It is a standard practice for businesses to offer employees stock options in lieu of higher pay. Stocks excuse corporations from hefty tax burdens, while providing employees with incentive. As the company grows, the stocks become more valuable. However, the market can be tricky, and often times companies pay the price for their stock options. First off there is the risk of overhang, as many employees wait to exercise their options until the value has dropped to low. Secondly, employees who do not understand the stock market see no value in stocks. It provides no incentive for them, and they do nothing with the options they are given. Add in the overall costs of providing stock options one begins to wonder if an increase in salary is a better alternative.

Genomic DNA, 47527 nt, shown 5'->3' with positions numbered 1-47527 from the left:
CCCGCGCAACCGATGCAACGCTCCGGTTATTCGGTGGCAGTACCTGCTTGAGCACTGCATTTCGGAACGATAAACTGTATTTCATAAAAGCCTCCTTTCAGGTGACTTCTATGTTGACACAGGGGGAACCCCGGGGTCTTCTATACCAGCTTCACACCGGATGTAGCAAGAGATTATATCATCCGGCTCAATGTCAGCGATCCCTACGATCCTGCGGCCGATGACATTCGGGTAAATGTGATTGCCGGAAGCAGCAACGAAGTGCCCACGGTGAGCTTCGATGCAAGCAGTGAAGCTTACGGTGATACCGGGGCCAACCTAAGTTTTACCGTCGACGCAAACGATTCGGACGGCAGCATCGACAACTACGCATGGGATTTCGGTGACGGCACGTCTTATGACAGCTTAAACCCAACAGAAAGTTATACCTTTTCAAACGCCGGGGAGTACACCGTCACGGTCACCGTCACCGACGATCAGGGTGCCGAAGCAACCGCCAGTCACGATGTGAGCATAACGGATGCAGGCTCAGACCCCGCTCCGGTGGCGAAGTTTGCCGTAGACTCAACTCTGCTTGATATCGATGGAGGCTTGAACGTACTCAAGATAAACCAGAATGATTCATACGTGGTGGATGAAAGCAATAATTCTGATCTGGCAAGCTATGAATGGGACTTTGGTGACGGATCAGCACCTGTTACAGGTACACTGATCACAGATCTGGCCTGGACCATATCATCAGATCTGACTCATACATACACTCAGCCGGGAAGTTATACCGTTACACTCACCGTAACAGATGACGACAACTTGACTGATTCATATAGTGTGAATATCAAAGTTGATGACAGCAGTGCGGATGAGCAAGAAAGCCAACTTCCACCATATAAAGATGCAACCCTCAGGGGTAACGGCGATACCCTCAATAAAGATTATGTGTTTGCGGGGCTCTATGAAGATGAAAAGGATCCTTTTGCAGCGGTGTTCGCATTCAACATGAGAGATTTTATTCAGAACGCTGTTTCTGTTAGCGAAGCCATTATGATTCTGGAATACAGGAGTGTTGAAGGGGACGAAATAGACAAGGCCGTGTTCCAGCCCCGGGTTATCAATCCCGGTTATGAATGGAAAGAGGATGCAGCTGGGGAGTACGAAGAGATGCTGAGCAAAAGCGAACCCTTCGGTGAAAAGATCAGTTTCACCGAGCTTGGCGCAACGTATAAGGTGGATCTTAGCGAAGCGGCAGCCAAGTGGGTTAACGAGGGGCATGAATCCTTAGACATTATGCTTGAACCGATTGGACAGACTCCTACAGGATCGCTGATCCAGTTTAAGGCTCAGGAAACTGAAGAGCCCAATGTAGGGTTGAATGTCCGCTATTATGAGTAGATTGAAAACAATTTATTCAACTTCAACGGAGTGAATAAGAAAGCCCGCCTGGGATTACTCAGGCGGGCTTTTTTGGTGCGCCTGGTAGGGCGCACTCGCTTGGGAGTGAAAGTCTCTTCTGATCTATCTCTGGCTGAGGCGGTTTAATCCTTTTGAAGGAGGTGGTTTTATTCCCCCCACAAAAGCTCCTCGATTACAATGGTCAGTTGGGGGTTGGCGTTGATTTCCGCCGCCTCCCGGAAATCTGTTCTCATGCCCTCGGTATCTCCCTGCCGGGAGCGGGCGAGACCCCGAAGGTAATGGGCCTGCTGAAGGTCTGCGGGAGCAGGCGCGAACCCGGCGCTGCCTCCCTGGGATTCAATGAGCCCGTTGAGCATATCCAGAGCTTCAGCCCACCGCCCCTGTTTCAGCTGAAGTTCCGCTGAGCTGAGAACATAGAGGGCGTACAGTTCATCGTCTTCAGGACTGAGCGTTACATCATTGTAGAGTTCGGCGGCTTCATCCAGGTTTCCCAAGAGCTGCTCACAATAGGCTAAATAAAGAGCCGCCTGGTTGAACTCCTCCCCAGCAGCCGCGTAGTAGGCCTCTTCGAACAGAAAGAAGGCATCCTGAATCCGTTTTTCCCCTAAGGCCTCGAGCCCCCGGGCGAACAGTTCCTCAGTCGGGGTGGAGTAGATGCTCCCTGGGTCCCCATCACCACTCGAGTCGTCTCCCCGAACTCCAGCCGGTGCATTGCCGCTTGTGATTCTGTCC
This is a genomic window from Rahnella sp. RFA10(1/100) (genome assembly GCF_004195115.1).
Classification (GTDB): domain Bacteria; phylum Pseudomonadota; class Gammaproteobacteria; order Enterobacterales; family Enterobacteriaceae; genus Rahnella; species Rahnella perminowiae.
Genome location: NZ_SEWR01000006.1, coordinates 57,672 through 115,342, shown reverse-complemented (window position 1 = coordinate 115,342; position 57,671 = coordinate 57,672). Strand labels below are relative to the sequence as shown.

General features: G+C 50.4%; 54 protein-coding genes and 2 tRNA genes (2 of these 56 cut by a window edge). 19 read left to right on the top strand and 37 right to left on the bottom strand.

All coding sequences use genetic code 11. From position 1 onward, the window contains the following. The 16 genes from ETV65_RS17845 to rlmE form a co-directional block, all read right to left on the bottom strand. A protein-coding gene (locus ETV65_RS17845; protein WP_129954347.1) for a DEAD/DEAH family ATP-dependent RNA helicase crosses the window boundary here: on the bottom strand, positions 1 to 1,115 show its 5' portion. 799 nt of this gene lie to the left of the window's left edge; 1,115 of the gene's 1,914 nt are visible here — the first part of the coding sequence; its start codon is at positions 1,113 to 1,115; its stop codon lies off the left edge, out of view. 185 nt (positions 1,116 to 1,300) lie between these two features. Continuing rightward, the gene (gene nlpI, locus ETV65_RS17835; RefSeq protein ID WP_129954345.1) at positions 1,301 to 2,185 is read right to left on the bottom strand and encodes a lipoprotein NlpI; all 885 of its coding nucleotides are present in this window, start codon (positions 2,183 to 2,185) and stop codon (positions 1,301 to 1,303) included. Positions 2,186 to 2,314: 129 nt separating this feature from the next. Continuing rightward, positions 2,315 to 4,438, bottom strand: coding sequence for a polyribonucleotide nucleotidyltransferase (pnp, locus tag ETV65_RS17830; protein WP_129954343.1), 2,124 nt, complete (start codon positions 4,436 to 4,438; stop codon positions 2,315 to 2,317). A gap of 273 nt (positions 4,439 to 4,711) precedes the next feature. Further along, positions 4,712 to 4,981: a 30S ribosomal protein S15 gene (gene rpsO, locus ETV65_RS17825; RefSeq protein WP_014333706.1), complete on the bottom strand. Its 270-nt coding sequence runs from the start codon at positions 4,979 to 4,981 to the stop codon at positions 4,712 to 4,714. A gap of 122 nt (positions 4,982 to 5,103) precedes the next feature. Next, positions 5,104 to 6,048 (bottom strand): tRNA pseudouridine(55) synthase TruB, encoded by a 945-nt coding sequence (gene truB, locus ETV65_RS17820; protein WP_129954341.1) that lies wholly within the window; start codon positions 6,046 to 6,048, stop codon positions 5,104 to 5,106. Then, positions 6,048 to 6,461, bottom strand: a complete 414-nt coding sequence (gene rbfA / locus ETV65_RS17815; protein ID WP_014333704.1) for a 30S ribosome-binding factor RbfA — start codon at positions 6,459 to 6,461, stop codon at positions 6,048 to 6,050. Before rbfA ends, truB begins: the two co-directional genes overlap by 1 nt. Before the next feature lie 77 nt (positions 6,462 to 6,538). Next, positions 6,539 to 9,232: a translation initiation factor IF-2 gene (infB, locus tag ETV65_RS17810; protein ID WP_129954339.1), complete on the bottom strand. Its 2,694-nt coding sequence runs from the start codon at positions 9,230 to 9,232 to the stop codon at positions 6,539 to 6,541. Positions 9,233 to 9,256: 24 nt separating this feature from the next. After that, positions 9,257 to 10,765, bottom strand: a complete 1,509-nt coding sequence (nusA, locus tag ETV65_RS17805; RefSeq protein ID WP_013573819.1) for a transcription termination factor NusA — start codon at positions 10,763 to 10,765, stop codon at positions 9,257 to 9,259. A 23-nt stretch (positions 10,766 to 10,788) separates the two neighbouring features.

Luckily, there is a third option. According to corporate lawyer Jeremy Goldstein a simple solution to stock options is a knockout clause. Knockout options protect companies from overhang and provide incentive to employees at the same time. The idea is that such options would have a shorter lifespan, and if the value of said stock dropped past a certain amount the employee would lose it. This creates an incentive to use the stock, as well as ensure the value stays the same. Knockout options provide the necessary benefit corporations need to compensate their employees and avoid unnecessary costs and disadvantages.
Jeremy Goldstein is a partner at Jeremy L. Goldstein & Associates LLC, a law firm specializing in compensation and management for corporations in governance matters. CEO’s come to them for matters pertaining to compensation costs and benefits for their perspective workforces. Jeremy Goldstein has been a part of many historic business transactions in his time. Notable among them is United Technologies acquisition of Goodrich, and the Verizon/ALLTELL merge.
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